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The Coalition of the First Nations for Finfish Stewardship is speaking out on the decision by Canada’s Minister of Fisheries, Oceans and Coast Guard, Joyce Murray, to non-renew the Discovery Islands salmon farm licenses. For the indigenous community, this has meant went up in smoke their auto-determination rights.
Last week the three major British Columbia salmon producers, Mowi Canada West, Grieg Seafood BC, and Cermaq Canada filed applications for judicial review against the decision of the Minister of Fisheries, Oceans, and the Canadian Coast Guard, Joyce Murray, for non-renewal of the Discovery Islands salmon farm licenses.
However, not only the companies came out against this decision, but also the Wei Wai Kum and We Wai Kai. The First Nation coalition is also seeking to overturn the Minister’s decision based on indigenous rights, which have not been respected. This week First Nations issued a statement expressing their dissatisfaction with Murray’s decision.
Ronnie Chickite, the elected Chief Councillor of the We Wai Kai First Nation stated that “this court challenge is not about whether we support fish farming or not. It is about our inherent right as title holders to decide how our territory is used, and determine for ourselves if, when, and how fish farms could operate in the future.” From their point of view the non-renewal licenses is a political decision “heavily influenced by Nations who do not have title in our territory.”
Procedures and justifications make no sense
According to First Nation, they explain that the government’s procedure and justifications in terms of sustainability do not make sense. Thus, they explain that the Laich-kwil-tach Nations presented to the Minister in November 2022 a proposal. This proposal was based on a gradual reintroduction process to test fin-fishing operations. It would start with a fish farm operating for one cycle in their core territory under their strict supervision. The data of the research and study led by indigenous people could have provided conclusive data with to make decisions.
As explained by Chris Roberts, the elected Chief Councillor of the Wei Wai Kum First Nation: “after a trial process and further engagement with our members, we would then consider next steps if we could determine for ourselves that impacts of fish farms are minimal or negligible on wild salmon and the environment.”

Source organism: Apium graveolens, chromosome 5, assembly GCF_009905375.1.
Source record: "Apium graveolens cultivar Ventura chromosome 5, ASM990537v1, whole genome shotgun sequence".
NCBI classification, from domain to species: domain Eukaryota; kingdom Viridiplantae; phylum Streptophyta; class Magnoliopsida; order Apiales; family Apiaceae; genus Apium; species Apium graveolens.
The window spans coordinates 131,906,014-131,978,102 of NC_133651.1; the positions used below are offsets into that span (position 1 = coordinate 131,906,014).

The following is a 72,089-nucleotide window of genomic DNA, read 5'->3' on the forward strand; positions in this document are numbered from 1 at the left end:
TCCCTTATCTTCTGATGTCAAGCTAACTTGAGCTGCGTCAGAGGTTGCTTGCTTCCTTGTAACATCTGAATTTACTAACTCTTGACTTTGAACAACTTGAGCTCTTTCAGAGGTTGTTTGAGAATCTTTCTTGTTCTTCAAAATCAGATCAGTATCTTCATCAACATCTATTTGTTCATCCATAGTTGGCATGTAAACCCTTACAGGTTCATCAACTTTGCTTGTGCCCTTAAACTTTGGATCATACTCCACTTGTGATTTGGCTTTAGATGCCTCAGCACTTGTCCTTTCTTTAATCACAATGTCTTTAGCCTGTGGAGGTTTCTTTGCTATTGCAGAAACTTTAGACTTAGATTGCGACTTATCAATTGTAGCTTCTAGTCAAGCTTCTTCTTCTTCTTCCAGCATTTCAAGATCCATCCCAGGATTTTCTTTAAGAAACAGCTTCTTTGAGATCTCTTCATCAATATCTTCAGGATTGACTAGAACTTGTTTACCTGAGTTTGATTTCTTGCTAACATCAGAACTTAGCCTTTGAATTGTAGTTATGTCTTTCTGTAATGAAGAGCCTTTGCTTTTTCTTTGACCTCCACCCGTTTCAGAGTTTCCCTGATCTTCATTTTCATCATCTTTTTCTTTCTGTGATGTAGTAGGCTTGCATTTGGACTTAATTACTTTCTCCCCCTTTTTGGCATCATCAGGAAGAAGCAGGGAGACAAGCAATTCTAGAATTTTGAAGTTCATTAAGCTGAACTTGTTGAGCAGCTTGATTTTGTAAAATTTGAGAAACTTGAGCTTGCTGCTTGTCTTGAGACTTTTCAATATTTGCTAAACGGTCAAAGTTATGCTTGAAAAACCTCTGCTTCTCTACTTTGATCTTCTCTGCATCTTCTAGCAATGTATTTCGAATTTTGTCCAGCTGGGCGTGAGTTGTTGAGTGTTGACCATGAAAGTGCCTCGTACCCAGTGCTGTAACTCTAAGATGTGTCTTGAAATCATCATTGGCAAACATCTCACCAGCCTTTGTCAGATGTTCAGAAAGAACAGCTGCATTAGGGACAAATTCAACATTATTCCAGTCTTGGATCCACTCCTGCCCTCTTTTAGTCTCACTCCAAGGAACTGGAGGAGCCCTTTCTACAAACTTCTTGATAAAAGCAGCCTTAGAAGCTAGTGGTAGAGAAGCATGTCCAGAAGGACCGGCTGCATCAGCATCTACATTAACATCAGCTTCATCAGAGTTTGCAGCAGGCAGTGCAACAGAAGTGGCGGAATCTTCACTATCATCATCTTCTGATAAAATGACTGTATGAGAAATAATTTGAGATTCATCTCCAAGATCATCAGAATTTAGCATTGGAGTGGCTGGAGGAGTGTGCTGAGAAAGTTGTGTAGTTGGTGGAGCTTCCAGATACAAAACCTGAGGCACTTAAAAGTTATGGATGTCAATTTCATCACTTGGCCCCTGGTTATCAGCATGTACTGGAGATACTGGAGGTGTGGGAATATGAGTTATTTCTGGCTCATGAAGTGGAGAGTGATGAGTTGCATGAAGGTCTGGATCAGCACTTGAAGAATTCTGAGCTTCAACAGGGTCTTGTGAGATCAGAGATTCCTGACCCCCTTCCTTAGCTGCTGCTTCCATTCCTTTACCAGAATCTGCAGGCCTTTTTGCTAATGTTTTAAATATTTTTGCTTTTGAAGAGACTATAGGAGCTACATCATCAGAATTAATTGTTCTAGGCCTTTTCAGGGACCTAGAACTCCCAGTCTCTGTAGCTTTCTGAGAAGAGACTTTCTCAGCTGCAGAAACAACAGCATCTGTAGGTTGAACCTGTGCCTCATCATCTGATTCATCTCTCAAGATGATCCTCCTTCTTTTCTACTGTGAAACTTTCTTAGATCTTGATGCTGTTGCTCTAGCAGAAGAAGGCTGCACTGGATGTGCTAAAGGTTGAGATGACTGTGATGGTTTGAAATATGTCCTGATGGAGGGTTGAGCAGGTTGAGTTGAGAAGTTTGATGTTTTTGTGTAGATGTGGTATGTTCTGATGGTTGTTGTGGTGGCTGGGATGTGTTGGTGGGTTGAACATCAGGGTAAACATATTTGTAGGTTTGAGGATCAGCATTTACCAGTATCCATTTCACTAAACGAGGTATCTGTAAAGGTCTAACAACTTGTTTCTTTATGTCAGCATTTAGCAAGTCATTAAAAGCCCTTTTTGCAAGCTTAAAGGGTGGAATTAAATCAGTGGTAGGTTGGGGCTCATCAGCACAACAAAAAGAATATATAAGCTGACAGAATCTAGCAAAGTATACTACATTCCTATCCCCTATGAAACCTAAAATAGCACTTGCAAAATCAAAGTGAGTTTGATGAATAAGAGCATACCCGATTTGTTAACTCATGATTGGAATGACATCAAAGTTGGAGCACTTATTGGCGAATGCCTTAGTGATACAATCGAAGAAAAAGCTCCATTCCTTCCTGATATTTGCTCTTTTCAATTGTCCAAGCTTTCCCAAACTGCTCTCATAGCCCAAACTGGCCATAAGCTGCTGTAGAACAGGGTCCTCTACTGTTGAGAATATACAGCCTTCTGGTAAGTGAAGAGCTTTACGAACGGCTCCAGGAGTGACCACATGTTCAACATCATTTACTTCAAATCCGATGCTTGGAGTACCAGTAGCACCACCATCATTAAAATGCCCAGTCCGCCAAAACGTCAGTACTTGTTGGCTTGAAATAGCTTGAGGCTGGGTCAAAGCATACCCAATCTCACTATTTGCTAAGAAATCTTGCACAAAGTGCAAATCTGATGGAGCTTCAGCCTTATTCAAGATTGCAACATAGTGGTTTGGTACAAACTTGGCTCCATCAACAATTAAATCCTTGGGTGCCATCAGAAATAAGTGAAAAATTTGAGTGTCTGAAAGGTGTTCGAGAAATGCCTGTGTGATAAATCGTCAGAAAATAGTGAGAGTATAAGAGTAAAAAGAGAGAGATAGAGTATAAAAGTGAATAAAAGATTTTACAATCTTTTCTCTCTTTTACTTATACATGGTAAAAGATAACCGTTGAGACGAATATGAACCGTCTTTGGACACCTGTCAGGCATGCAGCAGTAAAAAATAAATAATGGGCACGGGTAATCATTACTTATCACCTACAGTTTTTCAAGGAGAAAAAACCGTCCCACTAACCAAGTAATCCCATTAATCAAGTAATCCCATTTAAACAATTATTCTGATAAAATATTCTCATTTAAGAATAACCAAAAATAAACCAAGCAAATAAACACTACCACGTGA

A “clear lack of recognition” of their rights
First Nations have had their decision-making power taken away from them, and their rights are taken away.
“Rejecting this proposal is rejecting our right to decide for ourselves. With our own research and knowledge, whether salmon farming was a fit for our communities,” added Chief Roberts. “It’s a clear lack of recognition of our inherent right to self-determination.”
In their statement, they explain that Minister Murray’s decision has set a dangerous precedent for both nations on future decisions. It has also brought uncertainty because the Minister’s decision was based on an undefined “enhanced precautionary approach”. From their perspective, this statement could have ripple effects on rights, coastal communities, and Canada as a whole.
Their priority has been always the protection
“Our priority is and always has been the protection, stewardship, and restoration of wild Pacific salmon stocks in our territories.” Added Chief Chickite. He explained that their “proposal would allow us to conduct Indigenous oversight and monitoring, build Guardian Watchmen programs, and create a holistic approach to managing the marine environment consistent with our self-determination and the protection of wild salmon. However, it can not be.
First Nations trusts that this decision will once again be overturned by the federal court, enabling the Laich-kwil-tach proposal to be considered. With this proposal, the indigenous groups expect that their rights will be recognized as important and that a proper dialogue will be initiated between nations about the creation of a blue economy.
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